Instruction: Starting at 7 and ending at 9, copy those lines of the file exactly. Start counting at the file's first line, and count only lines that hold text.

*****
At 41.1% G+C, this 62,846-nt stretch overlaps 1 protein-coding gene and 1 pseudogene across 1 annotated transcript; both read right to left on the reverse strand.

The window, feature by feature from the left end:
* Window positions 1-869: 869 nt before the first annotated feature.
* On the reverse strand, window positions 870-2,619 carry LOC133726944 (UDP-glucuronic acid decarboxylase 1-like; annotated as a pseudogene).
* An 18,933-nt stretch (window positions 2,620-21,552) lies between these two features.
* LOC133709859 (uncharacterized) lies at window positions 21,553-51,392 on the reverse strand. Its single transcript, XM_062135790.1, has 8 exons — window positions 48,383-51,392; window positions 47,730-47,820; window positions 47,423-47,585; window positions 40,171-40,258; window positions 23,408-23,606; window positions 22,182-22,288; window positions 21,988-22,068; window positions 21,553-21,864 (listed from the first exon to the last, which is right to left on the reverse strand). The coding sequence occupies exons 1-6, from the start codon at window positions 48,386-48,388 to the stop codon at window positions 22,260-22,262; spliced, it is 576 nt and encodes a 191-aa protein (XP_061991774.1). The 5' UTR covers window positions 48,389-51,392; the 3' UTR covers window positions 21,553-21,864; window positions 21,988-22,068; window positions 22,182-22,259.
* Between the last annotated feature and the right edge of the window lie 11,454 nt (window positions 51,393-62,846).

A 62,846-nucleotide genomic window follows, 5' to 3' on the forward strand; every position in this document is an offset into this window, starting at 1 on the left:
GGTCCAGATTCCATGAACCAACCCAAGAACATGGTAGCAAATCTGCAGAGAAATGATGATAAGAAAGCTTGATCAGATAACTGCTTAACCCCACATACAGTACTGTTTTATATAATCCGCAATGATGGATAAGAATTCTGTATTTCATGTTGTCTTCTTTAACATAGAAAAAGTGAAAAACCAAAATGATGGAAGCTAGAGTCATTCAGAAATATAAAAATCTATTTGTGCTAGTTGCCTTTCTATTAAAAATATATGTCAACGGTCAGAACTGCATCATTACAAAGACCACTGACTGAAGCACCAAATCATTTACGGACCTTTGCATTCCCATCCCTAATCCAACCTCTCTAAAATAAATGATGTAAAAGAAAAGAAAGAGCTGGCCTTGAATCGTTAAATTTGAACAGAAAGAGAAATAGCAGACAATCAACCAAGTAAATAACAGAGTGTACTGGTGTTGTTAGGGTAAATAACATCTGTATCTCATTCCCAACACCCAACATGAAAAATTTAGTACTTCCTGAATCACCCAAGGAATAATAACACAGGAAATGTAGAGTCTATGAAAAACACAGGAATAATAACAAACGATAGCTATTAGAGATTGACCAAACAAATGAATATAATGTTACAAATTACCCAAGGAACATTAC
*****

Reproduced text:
* Between the last annotated feature and the right edge of the window lie 11,454 nt (window positions 51,393-62,846).

A 62,846-nucleotide genomic window follows, 5' to 3' on the forward strand; every position in this document is an offset into this window, starting at 1 on the left:
GGTCCAGATTCCATGAACCAACCCAAGAACATGGTAGCAAATCTGCAGAGAAATGATGATAAGAAAGCTTGATCAGATAACTGCTTAACCCCACATACAGTACTGTTTTATATAATCCGCAATGATGGATAAGAATTCTGTATTTCATGTTGTCTTCTTTAACATAGAAAAAGTGAAAAACCAAAATGATGGAAGCTAGAGTCATTCAGAAATATAAAAATCTATTTGTGCTAGTTGCCTTTCTATTAAAAATATATGTCAACGGTCAGAACTGCATCATTACAAAGACCACTGACTGAAGCACCAAATCATTTACGGACCTTTGCATTCCCATCCCTAATCCAACCTCTCTAAAATAAATGATGTAAAAGAAAAGAAAGAGCTGGCCTTGAATCGTTAAATTTGAACAGAAAGAGAAATAGCAGACAATCAACCAAGTAAATAACAGAGTGTACTGGTGTTGTTAGGGTAAATAACATCTGTATCTCATTCCCAACACCCAACATGAAAAATTTAGTACTTCCTGAATCACCCAAGGAATAATAACACAGGAAATGTAGAGTCTATGAAAAACACAGGAATAATAACAAACGATAGCTATTAGAGATTGACCAAACAAATGAATATAATGTTACAAATTACCCAAGGAACATTAC